An open courtyard, 220 modern rooms, an exceptional restaurant, friendly staff, built in 2015, and just a two-minute walk from Kyoto’s train station makes for a perfect hotel in my book. On this, my tenth trip to Japan, I had no idea what to expect from this hotel other than it was close to the train station. Upon arrival, the European-like open courtyard stuck out. Instead of walking through standard double doors into a hotel, two sides of the first floor were open to the elements. A shallow pool reflected the mosaic of the stone wall near reception.
They speak English if needed
At check-in, the reception desk staff spoke English well. They explained the features of the north and south buildings to us. The south building is just a few steps away from the north building. Unlike the north building, the south wing features an enclosed first floor. This might be a wise choice during the extreme cold of winter or the heat and humidity of summer. The coffee lounge is open most of the day at the South Building and check with reception if you need exact hours for either building’s free coffee service.
The south building also has a gym, public baths, and self-serve laundry, all of which are available to hotel guests of either building. Both buildings feature several room choices too numerous to go into detail. Consider paying a bit more for a balcony room if the weather is right for lounging in the fresh air. We found our balcony perfect for enjoying a takeaway lunch from a train station restaurant. While most of the balconies don’t have much of a view, they do provide a private space in the fresh air.
What you get
For amenities, the rooms have refrigerators, daily housekeeping, toiletries, slippers for indoors, bathroom, and outdoors. Guests will like the no-fog mirrors in the super-clean bathroom. Instead of in-room safes, find an automated safety box for your valuables near the reception desk in the north building.
Some guests will be intimidated by the modern toilets in their bathroom. With more controls than your average portable heater, these are not too difficult to use. I recommend concentrating on just the two buttons towards the front. The first button turns off the butt-spray, and the one in front of it turns on the spray. The other buttons increase or decrease the warmth of the heated seat, or adjust the front and back range of the water spray. You’ll find this type of toilet often in your travels throughout Japan and rarely is the button function in English.
Excellent on-site dining
One of the biggest surprises of Sakura Terrace The Gallery is their exceptional restaurant. We had dinner the first night at the hotel and were blown away by how good it was. The chef knows French, Italian, and Japanese cooking techniques very well. We had the duck breast, noodles with porcini mushrooms, Wagyu steak, and half a lobster. All were fabulous, and none cost more than 1,500 JPY!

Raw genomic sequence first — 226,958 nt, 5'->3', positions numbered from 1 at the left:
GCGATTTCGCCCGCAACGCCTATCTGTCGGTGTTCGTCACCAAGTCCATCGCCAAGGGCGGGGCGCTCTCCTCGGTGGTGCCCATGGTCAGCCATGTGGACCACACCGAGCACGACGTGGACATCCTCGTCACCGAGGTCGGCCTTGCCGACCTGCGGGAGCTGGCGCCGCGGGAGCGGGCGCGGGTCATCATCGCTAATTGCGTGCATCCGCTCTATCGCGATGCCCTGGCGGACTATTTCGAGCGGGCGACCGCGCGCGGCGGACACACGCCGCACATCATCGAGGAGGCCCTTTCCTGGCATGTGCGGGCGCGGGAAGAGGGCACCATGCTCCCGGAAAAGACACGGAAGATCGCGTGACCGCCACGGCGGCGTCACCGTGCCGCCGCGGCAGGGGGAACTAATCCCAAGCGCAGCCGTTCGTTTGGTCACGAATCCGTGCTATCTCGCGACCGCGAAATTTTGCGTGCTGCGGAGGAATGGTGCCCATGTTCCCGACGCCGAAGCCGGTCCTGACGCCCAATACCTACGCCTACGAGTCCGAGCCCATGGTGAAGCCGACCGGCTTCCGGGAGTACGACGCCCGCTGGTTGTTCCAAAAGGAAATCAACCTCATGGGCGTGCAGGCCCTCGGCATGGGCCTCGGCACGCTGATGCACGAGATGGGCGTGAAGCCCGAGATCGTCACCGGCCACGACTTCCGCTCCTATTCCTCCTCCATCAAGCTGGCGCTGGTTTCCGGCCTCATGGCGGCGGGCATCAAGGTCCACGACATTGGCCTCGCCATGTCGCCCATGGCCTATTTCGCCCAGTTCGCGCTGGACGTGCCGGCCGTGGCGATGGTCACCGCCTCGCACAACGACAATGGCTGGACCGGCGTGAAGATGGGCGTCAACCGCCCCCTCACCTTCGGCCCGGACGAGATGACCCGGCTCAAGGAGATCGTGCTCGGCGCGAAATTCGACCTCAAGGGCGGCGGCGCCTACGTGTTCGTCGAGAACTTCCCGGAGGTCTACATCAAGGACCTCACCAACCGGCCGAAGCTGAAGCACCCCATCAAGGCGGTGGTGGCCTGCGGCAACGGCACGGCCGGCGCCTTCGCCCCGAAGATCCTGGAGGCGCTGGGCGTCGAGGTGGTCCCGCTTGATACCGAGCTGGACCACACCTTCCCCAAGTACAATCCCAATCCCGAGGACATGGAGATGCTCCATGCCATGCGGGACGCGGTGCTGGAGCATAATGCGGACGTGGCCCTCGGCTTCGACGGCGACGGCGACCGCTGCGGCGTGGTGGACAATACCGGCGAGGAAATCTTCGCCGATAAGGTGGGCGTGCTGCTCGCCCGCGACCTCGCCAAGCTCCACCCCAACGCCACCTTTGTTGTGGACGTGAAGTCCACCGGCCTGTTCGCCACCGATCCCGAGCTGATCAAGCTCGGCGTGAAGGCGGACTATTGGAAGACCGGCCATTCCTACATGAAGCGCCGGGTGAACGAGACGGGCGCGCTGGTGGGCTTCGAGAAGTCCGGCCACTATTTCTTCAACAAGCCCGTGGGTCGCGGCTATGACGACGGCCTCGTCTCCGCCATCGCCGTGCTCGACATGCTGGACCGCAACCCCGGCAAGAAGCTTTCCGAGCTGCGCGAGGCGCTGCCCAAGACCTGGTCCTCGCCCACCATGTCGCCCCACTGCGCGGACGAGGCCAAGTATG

The Western-style breakfast buffet for just 2,300 JPY is the best in all my travels to Japan. On the bakery table find around 15 types of delicious pastries. The chocolate croissant is the best I’ve had anywhere in the world! The salad table features around five super-fresh prepared salads and additional toppings. In Japan, it’s hard to find great salads in restaurants so get it while you can, even though it’s at breakfast.
On another buffet table were five types of little sandwiches including an open-faced lox on a baguette round, a white fish sandwich, blt, and a caprese sandwich similar to a mini pizza. The hot entrees table had sausages, ham, scrambled eggs, fried chicken, potato gratin, a Sri Lanka-style curry, and a shrimp-vegetable stir-fry. Several juices, smoothies, teas, and coffee options are also included.
So Close to Kyoto Station
The location of Sakura Terrace The Gallery is hard to beat. Take local trains to many key points of interest in the Kyoto area. You can walk to temples and gardens that are within 20 minutes or less from the hotel, or take buses and taxis to the sites further away. For peace, quiet, and beauty, take a 15-minute walk to Shōsei-en Gardens. The front desk can guide you there, or stop off at the visitor’s information center in the Kyoto Train Station for directions since you’ll need to walk through the station to get to the street taking you to these gardens.
Kyoto has many World Heritage sites that can get overcrowded and places like Shōsei-en Gardens offer a respite from the busy temples. Other less-visited sites not far from Sakura Terrace The Gallery like Tofuku-ji Temple are worth exploring. Ask the front desk for help to guide you there.
To book your stay at Sakura Terrace The Gallery follow the link to the Booking.com website where booking in almost any language is easy.